For solos, I generally take my time and redo those after our live take. I like to plan things out and really do a service to the song and make sure it fits and it’s not just me noodling all over the song with no rhyme or reason. However, there were a few solo parts on Lights Out that were live takes, like sections of “Seven Seven” and “Endless Night.”
In the last minute of “An Industry of
Murder,” you play two small solos—
the first is very melodic and locked-in,
and the second is a bit crazier—what
were you going for there?”
In the first part, I was trying for more of an intro or build-up, with a complementary rhythm riffing that coincided with what Rikard and Axel were doing that led into the actual solo, or the second part you identified. For that part, I’m playing the song out alongside the siren-sounding theremin. I figured I’d try something new and different, so I used Don’s wah pedal. I’m no Hendrix with the wah, but I wanted to add another tone that meshed with the theremin’s funkiness. It’s the only spot I use a wah on the record and it works. With the wah, I think moderation is key, otherwise it sounds gimmicky.
“We play music we would want to hear if we were in the crowd watching us,” Ramm says.
You get some pretty amazing feedback
leading into the solo in “Seven Seven.”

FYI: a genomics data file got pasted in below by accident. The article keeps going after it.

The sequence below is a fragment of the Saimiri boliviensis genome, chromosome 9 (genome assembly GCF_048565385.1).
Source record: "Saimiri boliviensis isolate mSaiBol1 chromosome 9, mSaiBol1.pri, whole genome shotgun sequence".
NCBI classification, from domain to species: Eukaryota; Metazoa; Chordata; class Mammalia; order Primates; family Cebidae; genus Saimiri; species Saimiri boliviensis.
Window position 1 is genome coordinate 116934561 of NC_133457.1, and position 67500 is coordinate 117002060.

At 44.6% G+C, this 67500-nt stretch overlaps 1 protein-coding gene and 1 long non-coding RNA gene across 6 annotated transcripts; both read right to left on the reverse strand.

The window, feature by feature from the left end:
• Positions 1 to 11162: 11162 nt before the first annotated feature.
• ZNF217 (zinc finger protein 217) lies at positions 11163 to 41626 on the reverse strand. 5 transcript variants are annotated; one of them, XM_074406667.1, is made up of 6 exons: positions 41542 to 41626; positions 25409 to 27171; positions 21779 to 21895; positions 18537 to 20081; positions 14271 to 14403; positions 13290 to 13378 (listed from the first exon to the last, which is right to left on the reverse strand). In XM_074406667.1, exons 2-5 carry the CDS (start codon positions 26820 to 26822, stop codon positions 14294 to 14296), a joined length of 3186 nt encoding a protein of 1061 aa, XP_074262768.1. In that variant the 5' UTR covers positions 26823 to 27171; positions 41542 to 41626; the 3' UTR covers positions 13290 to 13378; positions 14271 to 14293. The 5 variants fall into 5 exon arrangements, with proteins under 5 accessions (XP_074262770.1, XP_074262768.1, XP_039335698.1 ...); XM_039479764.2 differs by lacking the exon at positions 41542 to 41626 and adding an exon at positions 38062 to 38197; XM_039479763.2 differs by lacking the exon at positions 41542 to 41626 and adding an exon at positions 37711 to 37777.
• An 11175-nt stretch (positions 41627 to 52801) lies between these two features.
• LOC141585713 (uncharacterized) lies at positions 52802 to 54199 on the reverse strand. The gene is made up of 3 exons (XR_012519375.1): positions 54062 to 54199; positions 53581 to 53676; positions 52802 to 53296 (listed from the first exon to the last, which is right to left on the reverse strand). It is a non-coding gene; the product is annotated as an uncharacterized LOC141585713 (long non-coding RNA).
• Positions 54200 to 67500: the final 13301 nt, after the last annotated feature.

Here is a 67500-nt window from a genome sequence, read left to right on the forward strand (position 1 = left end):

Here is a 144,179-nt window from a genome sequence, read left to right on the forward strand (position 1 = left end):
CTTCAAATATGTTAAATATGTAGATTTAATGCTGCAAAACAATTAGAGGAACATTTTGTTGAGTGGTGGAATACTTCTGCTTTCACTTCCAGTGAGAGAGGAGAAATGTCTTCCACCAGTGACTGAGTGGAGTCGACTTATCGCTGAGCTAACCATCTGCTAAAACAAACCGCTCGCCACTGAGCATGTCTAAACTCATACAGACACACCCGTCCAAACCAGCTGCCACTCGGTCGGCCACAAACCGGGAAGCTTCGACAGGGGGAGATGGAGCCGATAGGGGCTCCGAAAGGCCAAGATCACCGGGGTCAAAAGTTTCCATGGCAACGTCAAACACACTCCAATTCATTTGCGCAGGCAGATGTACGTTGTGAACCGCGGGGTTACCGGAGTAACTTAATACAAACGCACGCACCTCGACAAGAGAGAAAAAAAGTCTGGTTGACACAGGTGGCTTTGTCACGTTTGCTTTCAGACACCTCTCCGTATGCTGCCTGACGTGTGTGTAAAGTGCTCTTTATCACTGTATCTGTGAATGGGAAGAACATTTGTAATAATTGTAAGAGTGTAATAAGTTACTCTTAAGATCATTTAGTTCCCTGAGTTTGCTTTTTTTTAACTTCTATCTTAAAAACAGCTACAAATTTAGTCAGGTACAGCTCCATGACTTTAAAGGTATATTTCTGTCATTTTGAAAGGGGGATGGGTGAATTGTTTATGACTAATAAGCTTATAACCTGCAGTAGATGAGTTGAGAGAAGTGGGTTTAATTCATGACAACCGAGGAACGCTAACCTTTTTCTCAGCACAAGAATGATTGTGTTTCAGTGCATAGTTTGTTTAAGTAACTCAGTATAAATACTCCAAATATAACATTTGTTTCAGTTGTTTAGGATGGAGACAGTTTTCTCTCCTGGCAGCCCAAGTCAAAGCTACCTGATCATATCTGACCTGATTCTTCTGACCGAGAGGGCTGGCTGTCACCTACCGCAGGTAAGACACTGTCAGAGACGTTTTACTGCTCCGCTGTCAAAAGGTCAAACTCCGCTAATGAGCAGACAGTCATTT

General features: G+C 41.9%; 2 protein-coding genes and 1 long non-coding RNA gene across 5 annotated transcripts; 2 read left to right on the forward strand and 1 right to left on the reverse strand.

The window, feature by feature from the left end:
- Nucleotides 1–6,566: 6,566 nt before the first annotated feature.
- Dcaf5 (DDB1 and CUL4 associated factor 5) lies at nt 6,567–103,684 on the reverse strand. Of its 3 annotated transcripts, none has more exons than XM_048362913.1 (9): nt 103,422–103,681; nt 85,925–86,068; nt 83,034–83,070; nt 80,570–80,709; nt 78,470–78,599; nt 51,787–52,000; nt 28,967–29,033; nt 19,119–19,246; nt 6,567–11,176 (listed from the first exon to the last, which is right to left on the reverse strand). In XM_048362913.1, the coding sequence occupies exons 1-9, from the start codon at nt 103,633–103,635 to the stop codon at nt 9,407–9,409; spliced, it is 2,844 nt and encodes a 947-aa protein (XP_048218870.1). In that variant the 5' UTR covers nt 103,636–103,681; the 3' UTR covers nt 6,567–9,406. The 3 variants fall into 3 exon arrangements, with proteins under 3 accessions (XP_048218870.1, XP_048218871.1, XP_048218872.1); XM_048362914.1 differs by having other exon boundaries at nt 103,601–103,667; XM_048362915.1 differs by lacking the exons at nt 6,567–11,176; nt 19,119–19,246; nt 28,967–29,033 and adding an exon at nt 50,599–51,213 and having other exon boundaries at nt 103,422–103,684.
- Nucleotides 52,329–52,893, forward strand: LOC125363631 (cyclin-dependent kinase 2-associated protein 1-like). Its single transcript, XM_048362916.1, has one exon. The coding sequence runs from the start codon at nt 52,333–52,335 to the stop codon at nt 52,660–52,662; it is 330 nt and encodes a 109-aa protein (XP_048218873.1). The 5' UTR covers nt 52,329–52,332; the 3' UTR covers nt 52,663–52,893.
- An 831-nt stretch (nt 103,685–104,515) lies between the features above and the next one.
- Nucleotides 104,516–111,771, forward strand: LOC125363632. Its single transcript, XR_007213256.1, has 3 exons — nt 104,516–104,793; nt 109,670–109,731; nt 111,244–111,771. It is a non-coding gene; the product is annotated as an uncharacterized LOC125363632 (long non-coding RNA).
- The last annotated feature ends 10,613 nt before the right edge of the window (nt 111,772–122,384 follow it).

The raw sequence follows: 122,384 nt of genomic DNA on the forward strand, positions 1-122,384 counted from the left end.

I was pushing the headstock into my amp head while crawling around on my knees and playing to get enough feedback because the Hiwatt has a lot of headroom. I sometimes turn on either one of MXR pedals to cheat a bit and boost the volume and push the amp even harder, but I prefer to just do it with my guitar and amp only. Feedback is spontaneous. It’s different every time you go for it, but what I always try to do is start small and controlled, because you’re able to keep things musical and in check. Incrementally increasing volume and squeal is easier than trying to put the lid back on a monster once you’ve awoken it [laughs].
“The Suits, the Law, & the Uniforms”
sounds like a CCR cover done by
Sabbath. How did that come about?
I just start every song looking to take a chance. For that one, we all dialed in how the song was going to be structured and the pace of Joakim’s vocals, I wanted to go for a very aggressive, bluesy-meets-punk tone. I recorded all the main parts with my SG in the neck position and used one of the MXR pedals to get that extra oomph and creaminess.